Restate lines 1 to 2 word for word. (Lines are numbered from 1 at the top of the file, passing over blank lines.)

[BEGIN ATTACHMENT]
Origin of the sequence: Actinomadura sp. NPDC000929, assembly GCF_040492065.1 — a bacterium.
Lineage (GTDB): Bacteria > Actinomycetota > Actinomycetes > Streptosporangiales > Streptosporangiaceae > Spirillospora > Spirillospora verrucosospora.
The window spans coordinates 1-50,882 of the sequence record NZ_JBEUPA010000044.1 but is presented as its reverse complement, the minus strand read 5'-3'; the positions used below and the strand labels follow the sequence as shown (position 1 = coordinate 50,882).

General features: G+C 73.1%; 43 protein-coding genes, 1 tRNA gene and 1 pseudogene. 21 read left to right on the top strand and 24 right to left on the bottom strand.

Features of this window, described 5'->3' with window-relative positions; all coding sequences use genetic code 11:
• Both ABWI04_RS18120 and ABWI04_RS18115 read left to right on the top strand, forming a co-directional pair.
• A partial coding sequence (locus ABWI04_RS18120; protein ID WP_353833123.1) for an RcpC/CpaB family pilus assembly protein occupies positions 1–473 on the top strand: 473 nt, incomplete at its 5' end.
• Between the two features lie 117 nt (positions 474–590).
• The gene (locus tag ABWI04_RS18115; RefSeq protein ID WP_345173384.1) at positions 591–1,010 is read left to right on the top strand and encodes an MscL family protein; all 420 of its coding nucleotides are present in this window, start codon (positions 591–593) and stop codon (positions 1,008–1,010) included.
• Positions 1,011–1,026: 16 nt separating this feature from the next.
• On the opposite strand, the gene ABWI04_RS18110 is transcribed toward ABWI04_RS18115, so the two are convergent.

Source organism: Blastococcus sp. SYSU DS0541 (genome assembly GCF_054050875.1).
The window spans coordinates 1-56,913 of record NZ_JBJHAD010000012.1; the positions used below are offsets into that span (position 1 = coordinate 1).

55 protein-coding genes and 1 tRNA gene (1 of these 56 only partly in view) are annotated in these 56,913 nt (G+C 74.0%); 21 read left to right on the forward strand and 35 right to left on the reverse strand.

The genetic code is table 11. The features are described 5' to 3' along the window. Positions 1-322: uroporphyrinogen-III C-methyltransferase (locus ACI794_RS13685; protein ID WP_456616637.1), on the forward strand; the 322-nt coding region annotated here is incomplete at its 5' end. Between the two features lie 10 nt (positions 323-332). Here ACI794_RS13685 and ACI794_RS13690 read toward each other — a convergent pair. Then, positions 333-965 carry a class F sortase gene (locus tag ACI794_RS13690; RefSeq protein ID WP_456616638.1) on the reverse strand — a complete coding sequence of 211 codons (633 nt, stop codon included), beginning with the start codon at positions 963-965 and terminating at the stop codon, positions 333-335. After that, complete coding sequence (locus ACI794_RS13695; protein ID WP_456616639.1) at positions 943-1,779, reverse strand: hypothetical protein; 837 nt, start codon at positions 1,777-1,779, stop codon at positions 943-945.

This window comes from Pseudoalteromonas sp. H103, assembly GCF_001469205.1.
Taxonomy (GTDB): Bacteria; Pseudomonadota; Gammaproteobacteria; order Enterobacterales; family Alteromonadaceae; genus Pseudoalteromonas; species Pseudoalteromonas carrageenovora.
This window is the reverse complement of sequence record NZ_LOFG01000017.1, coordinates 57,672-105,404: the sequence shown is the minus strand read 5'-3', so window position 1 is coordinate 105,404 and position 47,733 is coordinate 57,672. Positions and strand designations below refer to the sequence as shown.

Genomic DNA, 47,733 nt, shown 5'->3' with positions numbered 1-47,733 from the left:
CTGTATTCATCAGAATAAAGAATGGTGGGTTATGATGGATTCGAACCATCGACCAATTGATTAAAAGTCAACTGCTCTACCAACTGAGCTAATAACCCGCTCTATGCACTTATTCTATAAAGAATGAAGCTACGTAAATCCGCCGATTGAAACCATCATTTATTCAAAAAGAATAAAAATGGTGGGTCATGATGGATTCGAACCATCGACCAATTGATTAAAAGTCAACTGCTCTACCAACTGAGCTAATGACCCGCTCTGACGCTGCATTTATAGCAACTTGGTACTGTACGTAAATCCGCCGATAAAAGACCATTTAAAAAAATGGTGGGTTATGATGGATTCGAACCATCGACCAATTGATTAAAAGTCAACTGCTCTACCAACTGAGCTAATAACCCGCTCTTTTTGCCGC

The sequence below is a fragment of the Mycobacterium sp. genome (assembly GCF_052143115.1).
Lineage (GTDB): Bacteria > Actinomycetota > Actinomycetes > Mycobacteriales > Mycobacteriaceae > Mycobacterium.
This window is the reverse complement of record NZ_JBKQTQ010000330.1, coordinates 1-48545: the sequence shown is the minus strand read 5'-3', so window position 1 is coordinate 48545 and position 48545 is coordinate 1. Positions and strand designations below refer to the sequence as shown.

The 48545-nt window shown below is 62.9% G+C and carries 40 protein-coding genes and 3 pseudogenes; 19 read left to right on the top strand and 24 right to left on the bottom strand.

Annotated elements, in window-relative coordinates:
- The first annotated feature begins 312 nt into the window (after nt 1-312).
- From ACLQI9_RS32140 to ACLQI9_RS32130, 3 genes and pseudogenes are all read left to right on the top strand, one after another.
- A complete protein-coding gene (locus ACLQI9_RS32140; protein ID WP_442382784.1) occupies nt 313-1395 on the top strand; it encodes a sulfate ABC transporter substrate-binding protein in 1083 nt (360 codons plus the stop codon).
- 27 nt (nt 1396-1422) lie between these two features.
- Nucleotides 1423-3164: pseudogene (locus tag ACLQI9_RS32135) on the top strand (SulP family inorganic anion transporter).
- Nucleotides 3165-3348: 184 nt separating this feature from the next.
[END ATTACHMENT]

Origin of the sequence: Actinomadura sp. NPDC000929, assembly GCF_040492065.1 — a bacterium.
Lineage (GTDB): Bacteria > Actinomycetota > Actinomycetes > Streptosporangiales > Streptosporangiaceae > Spirillospora > Spirillospora verrucosospora.